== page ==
Challenges Faced by Learners Taught in a Language Other than Their Mother Tongue: Insights from BICS and CALP

With reference to Basic Interpersonal Communication Skills (BICS) and Cognitive Academic Language Proficiency (CALP), we explore why learners who are taught in a language other than their mother tongue, experience challenges to learn in school.

Challenges Faced by Learners Taught in a Language Other than Their Mother Tongue: Insights from BICS and CALP


Learners who are taught in a language other than their mother tongue face significant challenges in school due to the complexities involved in acquiring both Basic Interpersonal Communication Skills (BICS) and Cognitive Academic Language Proficiency (CALP). The development of BICS, which is essential for everyday verbal interactions and social integration, can be hampered by cultural barriers, emotional strain, and the potential for social isolation. Meanwhile, the acquisition of CALP, critical for understanding and expressing complex academic concepts, imposes a high cognitive load as students must learn subject matter content and a new language concurrently. This dual burden can lead to misunderstandings about a student’s academic abilities and hinder the transfer of existing knowledge and skills from their native language to the new language. These factors collectively create a challenging educational landscape for students taught in a language different from their mother tongue.

The challenges experienced by learners who are taught in a language other than their mother tongue can be profound and multifaceted. Basic Interpersonal Communication Skills (BICS) and Cognitive Academic Language Proficiency (CALP) are two key frameworks that illuminate the complexities associated with language development and educational success. Understanding these frameworks can shed light on the struggles faced by students taught in a second language and offer pathways for more effective educational interventions.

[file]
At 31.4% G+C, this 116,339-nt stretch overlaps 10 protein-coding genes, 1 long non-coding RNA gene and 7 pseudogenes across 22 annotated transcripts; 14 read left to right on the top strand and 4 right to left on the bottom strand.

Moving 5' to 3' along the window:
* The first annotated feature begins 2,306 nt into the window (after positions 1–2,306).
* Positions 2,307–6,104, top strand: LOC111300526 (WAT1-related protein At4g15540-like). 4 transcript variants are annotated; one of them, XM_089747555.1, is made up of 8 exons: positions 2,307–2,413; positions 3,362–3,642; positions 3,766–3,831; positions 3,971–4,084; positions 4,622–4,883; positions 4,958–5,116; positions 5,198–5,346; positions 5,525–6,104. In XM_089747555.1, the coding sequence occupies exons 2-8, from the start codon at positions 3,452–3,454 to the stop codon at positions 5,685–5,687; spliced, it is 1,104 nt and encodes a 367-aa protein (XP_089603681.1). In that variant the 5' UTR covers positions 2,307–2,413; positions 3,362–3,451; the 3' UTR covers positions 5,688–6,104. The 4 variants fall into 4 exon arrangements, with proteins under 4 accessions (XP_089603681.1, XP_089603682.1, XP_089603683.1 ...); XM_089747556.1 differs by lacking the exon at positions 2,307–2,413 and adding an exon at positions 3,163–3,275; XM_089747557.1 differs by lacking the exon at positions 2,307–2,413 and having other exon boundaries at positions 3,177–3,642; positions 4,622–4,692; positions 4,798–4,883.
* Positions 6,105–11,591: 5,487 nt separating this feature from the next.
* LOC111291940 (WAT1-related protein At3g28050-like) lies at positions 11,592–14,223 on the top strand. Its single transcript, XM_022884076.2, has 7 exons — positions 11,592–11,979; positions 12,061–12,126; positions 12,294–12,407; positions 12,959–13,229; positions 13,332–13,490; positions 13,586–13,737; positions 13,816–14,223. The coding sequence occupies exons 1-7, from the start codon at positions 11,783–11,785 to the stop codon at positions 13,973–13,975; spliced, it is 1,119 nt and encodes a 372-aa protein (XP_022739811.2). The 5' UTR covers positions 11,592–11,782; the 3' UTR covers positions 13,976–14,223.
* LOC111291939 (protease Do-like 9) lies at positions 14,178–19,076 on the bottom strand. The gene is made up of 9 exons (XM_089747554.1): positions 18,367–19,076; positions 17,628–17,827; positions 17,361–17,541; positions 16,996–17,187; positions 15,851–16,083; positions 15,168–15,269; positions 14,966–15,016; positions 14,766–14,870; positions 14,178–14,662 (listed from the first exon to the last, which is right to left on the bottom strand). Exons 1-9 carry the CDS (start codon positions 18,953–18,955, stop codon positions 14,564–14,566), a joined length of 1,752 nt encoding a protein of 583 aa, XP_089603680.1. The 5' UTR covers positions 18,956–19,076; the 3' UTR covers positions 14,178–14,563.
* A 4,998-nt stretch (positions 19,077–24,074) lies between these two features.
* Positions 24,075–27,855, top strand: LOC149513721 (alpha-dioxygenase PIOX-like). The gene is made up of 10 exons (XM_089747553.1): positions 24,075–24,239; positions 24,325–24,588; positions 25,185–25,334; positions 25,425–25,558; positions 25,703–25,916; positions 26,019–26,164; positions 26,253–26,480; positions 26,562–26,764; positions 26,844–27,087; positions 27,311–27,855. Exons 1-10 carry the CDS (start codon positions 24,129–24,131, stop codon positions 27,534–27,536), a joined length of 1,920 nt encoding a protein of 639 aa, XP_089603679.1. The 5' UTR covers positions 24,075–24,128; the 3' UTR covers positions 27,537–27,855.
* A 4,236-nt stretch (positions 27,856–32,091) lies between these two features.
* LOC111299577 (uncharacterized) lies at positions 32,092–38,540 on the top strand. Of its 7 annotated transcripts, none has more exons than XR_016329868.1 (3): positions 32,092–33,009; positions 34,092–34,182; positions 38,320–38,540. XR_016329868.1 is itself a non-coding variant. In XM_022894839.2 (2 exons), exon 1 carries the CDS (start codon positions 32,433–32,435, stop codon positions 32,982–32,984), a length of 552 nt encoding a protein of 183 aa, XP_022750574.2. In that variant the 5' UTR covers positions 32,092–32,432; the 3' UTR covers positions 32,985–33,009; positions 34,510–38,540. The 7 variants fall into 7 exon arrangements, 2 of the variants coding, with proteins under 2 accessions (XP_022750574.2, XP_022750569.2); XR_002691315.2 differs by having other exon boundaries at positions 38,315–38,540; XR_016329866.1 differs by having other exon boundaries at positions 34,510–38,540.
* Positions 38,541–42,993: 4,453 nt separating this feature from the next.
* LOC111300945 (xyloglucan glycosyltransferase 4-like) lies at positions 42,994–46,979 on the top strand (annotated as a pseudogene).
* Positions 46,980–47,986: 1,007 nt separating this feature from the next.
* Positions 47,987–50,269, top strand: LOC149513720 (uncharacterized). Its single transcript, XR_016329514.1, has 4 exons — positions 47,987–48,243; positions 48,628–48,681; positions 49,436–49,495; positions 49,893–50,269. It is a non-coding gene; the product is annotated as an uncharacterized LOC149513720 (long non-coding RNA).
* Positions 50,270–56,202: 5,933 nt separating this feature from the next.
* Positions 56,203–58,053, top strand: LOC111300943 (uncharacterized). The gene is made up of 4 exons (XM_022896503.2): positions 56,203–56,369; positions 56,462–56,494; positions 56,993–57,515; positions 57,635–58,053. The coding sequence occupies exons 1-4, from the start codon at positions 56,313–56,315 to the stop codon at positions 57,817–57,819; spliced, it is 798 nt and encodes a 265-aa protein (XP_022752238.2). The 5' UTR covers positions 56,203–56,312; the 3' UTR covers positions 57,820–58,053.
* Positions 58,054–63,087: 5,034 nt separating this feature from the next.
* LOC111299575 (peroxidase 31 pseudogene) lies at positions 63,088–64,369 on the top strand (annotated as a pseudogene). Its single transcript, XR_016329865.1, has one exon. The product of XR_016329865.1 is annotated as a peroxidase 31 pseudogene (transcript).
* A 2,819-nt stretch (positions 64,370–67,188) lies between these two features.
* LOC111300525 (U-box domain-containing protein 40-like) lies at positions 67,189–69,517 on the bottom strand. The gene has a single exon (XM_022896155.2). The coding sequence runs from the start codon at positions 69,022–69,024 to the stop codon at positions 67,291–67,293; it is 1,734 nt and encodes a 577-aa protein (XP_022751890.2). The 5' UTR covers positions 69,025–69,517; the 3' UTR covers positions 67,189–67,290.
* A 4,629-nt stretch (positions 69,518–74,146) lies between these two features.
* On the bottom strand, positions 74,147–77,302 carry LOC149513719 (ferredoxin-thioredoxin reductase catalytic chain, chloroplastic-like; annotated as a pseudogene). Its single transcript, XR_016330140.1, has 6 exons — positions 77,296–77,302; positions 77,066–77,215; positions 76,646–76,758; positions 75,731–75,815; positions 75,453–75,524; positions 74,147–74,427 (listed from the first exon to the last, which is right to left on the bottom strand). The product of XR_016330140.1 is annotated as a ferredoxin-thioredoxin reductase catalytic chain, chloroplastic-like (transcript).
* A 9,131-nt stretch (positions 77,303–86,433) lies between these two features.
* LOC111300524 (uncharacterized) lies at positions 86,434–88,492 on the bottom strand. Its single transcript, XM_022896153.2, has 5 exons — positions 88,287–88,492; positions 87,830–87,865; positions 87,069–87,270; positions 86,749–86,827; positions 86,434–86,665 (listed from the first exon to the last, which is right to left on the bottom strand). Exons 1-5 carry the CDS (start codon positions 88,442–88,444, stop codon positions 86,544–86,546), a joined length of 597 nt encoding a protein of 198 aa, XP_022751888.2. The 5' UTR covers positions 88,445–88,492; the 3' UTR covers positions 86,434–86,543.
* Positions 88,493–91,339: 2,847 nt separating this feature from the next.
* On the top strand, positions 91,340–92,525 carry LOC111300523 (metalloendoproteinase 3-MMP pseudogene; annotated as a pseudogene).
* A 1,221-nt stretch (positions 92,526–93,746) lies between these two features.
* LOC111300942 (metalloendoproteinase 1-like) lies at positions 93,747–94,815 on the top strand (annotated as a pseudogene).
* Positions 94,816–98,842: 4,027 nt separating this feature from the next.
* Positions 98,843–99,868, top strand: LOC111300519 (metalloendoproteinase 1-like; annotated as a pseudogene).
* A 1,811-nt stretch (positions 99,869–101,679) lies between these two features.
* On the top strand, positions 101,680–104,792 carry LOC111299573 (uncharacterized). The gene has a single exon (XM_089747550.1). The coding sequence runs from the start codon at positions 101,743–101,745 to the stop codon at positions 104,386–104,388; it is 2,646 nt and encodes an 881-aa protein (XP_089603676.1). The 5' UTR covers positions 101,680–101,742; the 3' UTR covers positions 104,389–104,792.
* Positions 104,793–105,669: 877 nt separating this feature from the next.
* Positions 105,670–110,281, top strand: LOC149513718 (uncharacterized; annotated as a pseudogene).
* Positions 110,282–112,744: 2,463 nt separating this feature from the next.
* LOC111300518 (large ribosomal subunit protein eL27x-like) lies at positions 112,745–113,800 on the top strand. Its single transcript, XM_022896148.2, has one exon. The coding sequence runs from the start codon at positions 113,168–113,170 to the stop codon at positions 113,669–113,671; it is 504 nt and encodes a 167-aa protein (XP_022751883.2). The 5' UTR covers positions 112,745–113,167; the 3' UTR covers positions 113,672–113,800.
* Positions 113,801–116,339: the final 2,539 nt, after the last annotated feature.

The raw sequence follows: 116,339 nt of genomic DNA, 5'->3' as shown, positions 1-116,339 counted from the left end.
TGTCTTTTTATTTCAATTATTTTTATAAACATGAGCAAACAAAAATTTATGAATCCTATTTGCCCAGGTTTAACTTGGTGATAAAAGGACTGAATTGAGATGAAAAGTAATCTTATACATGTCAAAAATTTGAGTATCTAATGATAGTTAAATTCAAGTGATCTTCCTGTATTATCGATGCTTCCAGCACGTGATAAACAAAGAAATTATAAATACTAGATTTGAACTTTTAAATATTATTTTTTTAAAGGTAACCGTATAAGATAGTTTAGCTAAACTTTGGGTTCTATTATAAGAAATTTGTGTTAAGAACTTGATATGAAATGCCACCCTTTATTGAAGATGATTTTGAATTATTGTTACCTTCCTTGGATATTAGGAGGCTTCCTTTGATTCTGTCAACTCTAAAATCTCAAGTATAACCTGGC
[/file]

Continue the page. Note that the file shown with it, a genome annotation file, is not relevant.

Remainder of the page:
Basic Interpersonal Communication Skills (BICS)

BICS refers to the everyday language skills needed for basic verbal interactions. These skills are often the first to be acquired and are generally easier to develop compared to CALP. BICS is the language of social interaction and includes conversational fluency acquired through daily interactions. Learners who are taught in a language different from their mother tongue may initially struggle to develop BICS in the classroom setting for various reasons:

Cultural Barriers

Children from different cultural backgrounds may find it hard to understand everyday idiomatic expressions, cultural references, or even the ‘social rules’ of communication that are second nature to native speakers.

Emotional Strain

Learning to interact in a new language can be emotionally taxing, leading to feelings of frustration and inadequacy that may hinder academic performance.

Isolation

A lack of BICS can lead to social isolation, as students may find it difficult to form friendships and social networks that are essential for emotional well-being and educational support.

Cognitive Academic Language Proficiency (CALP)

CALP, on the other hand, involves the language skills needed to understand and express more complex ideas and concepts, particularly in academic settings. CALP takes longer to acquire and is essential for succeeding in school. Learners taught in a second language often face significant challenges in developing CALP.

Cognitive Load

Learning subject matter and a new language simultaneously places a high cognitive load on students, making it harder to excel at either.

Misinterpretation of Academic Ability

Teachers and peers may mistake language struggles for a lack of intellectual capability, leading to reduced expectations and possibly resulting in a self-fulfilling prophecy of academic failure.

Incomplete Knowledge Transfer

Students with strong CALP in their mother tongue may find it difficult to transfer these skills to a second language, leading to gaps in understanding and application of complex academic concepts.

Implications for Educators and Policymakers

Understanding the different challenges posed by BICS and CALP is crucial for developing effective educational policies and instructional strategies. Tailoring language programs that are sensitive to these different dimensions of language acquisition can provide students with a more equitable opportunity for academic success.

Educational strategies may include:

  • Dual-language programs to support both BICS and CALP
  • Cultural competence training for educators
  • Extra-curricular language support services

By acknowledging and addressing the difficulties related to BICS and CALP, educators can better support learners who are navigating the intricate process of acquiring a new language while also striving for academic success.

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